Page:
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I'll probably, I'm going to dive in. I think one thing you described, and I've heard from speaking to dozens of speakers like yourself is you're all niche and you're pot performing in particular. And though you're going out a little bigger here because now, but you have creds in a franchising business world. You got success, and I'm sure you did other things, but you can knock, you can kill the franchise market because you are that guy. You're the guy to come talk. If your speeches and stuff are like, we're gonna bring him back next year, he's got some new, like, you can go topical, keep it going. What's going on in the world with, you know, regulation, whatever it is, and kinda talk through how people, whatever it is, the point being is you've niched. And if that's not a starting spot, I don't know what is. Like, I look at mine, I talk about entrepreneurship, I would look at like VC's, you know, private places who have entrepreneurial companies running and they want to bring someone in to kind of motivate, talk about the things to be better at leadership. And so if you're going too big, too broad, trying to hit, you know, the Coca Cola's of the world on day one and you have no CPG and you have no other, you're going to fail. Probably the same time, though, talk about the people. People try to get lots of things for free. What do you advise on speakers going out there to make that bridge of demanding money but also the right amount?

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Sure. Well, first of all, let's talk about the right amount. The right amount is always more than you think. Like, most people undervalue themselves. There's some with who are kind of cocky who kind of come out the gate asking way too much. And a lot of those people, because they're cockiness, they're able to sell it. They disappoint the audience and the client, and therefore they don't get the good word of mouth, but they can sell it. But I would say most people in most things are worth more than they think. And every time I've raised my price, and this includes a month and a half ago, I get nervous thinking, okay, this is the price where suddenly it all comes crumbling down.

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But do they say no or they say, listen, it's out of our budget. Would you be able to do it for x? If they want you, they negotiate. I'd have to guess.

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Well, here's the issue. So part of it is, sorry, that's outside our budget. Right. But every time you increase your price, you're now competing against other speakers who are in that price range. Right. So if you want to charge $5,000 of speech, which in the corporate world is nothing, you're competing against people who aren't that great. But if you want to charge 25, 35, $50,000, the caliber of speaker you're competing against for those organizations who have that budget, they're at a whole other level. And so you want to make sure that your price, like my, I want to provide tremendous value. So I want to be, I guess, on the sort of the lower end of a certain range of people where in terms of fee, like, okay, like, I, you know, I don't want to get into pricing right now, but if they're looking at speakers who are from this price to this price, I like to be in the cheaper end but offer more value than someone who's on the expensive end of that same range so that we've exceeded their expectations and haven't disappointed them. But it's a scary thing to raise your price and who you're now competing against and will your customers still want you and bring you back? And every time I've done it, I've booked more business.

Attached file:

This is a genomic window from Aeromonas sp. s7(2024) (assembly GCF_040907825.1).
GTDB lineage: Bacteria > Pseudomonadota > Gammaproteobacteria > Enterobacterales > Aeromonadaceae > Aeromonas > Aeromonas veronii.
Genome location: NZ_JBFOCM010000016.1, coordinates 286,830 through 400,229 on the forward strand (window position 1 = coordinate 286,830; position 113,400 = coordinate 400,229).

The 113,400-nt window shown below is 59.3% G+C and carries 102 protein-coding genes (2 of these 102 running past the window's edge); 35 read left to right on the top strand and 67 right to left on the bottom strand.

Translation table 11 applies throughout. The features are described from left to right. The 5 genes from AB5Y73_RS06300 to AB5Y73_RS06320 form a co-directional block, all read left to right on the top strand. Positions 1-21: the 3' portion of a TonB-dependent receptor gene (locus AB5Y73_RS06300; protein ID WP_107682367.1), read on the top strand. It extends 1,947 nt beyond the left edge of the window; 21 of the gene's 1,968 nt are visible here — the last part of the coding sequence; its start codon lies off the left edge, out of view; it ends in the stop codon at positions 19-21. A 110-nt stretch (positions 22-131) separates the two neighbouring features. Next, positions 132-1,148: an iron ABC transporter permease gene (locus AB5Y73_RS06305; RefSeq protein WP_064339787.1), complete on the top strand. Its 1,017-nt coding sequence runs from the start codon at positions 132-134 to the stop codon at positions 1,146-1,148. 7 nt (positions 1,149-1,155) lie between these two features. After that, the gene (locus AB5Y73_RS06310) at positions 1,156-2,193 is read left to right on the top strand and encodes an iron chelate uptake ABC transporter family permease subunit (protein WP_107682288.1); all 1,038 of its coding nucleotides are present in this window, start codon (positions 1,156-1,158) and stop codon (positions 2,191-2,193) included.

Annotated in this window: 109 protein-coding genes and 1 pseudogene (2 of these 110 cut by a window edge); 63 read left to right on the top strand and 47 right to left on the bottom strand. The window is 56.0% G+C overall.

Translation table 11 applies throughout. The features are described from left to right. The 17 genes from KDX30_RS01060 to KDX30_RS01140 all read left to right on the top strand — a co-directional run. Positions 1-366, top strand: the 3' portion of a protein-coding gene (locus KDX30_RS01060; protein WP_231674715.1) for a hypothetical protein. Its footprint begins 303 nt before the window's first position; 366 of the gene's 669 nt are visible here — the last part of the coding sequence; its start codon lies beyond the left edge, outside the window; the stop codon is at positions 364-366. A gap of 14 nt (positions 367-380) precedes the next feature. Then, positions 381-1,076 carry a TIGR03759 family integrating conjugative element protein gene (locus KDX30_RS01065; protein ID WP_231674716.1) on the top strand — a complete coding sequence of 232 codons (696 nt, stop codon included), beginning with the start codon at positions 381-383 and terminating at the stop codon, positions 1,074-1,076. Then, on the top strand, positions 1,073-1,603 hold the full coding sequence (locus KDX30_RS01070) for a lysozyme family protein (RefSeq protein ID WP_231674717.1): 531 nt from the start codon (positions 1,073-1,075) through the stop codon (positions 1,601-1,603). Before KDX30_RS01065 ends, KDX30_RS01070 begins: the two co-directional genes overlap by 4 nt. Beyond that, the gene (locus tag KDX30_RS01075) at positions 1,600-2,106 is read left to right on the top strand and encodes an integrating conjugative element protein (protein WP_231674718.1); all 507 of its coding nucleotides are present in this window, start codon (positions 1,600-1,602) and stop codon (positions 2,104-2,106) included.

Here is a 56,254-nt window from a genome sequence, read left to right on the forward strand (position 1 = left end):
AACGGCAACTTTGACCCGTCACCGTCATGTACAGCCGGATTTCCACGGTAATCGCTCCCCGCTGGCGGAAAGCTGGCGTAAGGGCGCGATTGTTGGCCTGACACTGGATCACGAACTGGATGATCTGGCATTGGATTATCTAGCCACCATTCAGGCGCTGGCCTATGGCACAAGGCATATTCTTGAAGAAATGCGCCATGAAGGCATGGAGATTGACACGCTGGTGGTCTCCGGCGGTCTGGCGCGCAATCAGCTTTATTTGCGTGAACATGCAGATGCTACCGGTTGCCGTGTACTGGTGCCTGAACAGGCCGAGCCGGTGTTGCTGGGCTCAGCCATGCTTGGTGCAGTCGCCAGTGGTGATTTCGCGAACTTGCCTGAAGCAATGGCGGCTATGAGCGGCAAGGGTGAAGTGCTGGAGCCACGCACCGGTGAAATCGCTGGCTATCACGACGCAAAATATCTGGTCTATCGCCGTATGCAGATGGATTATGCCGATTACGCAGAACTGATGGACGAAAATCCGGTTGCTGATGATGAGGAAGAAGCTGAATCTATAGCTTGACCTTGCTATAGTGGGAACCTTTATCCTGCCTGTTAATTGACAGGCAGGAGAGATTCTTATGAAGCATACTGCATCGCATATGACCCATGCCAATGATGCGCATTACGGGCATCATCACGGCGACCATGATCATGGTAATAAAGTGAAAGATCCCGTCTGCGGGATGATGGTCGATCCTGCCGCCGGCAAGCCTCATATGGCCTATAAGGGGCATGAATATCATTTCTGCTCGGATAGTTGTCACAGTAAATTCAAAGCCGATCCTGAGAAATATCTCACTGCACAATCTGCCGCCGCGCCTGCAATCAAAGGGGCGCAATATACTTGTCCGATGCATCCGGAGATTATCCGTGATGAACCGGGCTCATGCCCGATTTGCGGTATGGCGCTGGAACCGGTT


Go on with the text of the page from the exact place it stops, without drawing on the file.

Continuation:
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Do you do it? Do you go lower speaker fee but say, hey, but you need to buy 100 books?

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No, I say, here's my fee, and if you want books, here's the price for bulk. But I don't, I don't. For me, I. Amazon link, just click 50. Yeah. So sometimes I'll do that. But here's the thing. There are some reasons why I might lower. You know, I had something come by recently. It was last minute, and they wanted to book a speech that was booked right in between these two cities. Like, I'm speaking here on the 15th and here on the 17th. I'm open on the 16th. And I said, if you can get me out of there by 10:00 a.m. So I can make a flight to get there, then I'll work with your budget. Right. There's different reasons why I might.

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It's opportunistic. You're there anyway. Or, like, you're.

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Yeah, there's certain things.

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Stop in Kansas City and make five k. You're like, all right, I'll pop in.